Cancer Research UK Funded Study Finds Low Nicotine Vapers At Greater Risk Of Toxins

Cancer Research UK Funded Study Finds Low Nicotine Vapers At Greater Risk Of Toxins

Cancer Research UK has funded a new study that has found that vapers who use low nicotine e-cigarettes tend to use their devices far more intensely than those users who vape using high nicotine e-cigarettes. This means the group using low nicotine e-cigarettes is potentially at greater risk of increased exposures to toxins in the vapour.  The basic finding of the research is that smokers who decide to switch to vaping would probably be better of starting with higher rather than lower nicotine levels.

Compensatory behaviour

The researchers studied 20 e-cigarette users and found users of low nicotine e-liquid tended to take deeper inhalations and tended to do so more often in comparison to users of high nicotine liquid. They also tended to increase the power of their vaping devices. Despite trying to compensate for the low nicotine, vapers were unable to feel the effects of nicotine in the same way as the high nicotine group did, but in their attempt to do so increased their exposure to toxins such as formaldehyde.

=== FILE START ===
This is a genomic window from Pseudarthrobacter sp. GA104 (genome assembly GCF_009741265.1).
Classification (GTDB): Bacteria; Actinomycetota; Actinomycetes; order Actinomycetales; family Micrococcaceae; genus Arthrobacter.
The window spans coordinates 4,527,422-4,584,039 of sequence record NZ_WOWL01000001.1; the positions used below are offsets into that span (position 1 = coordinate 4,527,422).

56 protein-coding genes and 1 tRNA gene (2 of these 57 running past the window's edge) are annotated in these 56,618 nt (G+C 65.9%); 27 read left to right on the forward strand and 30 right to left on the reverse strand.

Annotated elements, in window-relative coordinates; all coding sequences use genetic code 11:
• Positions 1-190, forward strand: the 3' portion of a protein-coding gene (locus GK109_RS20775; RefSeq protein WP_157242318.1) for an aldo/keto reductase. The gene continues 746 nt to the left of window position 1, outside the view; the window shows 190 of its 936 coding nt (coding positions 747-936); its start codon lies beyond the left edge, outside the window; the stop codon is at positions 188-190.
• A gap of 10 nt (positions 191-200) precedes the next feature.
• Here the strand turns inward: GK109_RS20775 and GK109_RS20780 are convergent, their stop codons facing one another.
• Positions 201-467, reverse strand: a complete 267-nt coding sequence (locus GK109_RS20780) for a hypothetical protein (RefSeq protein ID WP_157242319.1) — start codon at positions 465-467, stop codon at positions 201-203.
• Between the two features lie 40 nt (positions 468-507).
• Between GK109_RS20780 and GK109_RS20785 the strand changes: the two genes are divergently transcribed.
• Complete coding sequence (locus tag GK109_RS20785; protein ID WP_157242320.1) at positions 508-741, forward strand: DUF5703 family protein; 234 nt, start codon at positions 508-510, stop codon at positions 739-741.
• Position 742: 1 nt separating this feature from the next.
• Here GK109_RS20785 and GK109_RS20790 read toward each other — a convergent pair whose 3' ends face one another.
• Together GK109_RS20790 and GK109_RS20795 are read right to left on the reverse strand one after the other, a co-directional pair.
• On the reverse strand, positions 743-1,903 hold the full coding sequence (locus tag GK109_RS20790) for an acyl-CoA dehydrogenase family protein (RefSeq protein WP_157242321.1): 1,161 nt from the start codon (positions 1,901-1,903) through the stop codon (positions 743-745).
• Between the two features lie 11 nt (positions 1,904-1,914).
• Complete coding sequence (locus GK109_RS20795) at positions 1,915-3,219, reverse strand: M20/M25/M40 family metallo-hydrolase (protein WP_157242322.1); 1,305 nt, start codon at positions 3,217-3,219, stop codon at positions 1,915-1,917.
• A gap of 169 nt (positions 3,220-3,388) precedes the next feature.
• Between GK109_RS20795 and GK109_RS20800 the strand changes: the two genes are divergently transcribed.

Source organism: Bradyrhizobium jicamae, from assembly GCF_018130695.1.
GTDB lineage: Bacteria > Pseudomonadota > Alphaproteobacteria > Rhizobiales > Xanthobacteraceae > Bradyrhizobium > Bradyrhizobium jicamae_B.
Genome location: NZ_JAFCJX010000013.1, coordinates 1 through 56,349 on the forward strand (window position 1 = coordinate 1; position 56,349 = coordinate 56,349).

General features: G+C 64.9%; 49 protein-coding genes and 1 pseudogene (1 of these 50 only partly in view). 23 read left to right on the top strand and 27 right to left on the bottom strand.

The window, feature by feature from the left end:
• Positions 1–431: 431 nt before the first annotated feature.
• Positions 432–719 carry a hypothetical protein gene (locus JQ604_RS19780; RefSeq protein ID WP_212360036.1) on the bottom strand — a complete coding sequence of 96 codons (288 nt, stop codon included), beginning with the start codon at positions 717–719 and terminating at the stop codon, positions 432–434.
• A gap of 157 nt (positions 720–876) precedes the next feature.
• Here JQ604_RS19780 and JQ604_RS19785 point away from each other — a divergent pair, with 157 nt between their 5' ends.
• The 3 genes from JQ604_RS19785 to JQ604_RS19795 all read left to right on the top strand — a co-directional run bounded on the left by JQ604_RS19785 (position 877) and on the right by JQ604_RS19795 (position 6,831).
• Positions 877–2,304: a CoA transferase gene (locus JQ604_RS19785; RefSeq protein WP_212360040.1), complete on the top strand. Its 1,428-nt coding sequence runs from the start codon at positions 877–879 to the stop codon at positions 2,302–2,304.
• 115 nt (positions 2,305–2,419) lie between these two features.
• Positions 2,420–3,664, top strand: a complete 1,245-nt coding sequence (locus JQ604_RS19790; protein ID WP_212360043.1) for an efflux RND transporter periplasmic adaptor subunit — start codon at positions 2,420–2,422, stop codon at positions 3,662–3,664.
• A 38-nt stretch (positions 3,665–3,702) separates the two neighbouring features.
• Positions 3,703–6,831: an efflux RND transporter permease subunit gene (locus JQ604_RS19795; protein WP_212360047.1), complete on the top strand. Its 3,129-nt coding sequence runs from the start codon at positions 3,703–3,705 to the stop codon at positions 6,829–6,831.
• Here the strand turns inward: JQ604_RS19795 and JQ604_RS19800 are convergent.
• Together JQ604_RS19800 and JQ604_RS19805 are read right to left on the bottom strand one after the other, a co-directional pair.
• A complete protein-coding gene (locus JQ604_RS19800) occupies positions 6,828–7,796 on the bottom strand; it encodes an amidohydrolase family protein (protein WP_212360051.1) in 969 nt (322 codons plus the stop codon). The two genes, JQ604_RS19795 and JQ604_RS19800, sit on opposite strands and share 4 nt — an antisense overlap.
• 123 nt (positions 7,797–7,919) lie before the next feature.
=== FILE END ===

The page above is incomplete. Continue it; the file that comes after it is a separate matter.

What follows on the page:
Vaping much less harmful than smoking

Whilst toxins are present in vapour, they tend to be fewer and at lower levels when compared to tobacco smoke. The evidence suggests that both high and low nicotine e-cigarettes are much less harmful in comparison to tobacco. Users of low nicotine vapour also found they had a stronger urge to vape and felt withdrawal more acutely and were less satisfied after vaping.

Low nicotine costs more financially and health wise

Dr Lynne Dawkins of London South Bank University who headed up the study says that some people making the switch from tobacco to vaping may believe that beginning with low nicotine is good, however they should be aware that doing so is likely to result in the use of more e-liquid. Not only does that end up costing more financially but will also possibly have negative health consequences as well. Dr Dawkins does acknowledge however that to conclusively determine whether higher nicotine e-liquids are preferable, research on a larger scale is necessary.

Try different strategies to give up smoking

A Cancer Research UK spokesperson echoed the comments made by Dr Dawkins and says that whilst there are harmful chemicals in e-cigarette vapour, tobacco smoke is much worse. The best thing a smoker can do is simply stop smoking and if they need to, transition to e-cigarettes instead, that is one way to achieve that goal. A low nicotine approach is perhaps not the most appropriate strategy for everyone trying to give up nor is it necessarily the safest.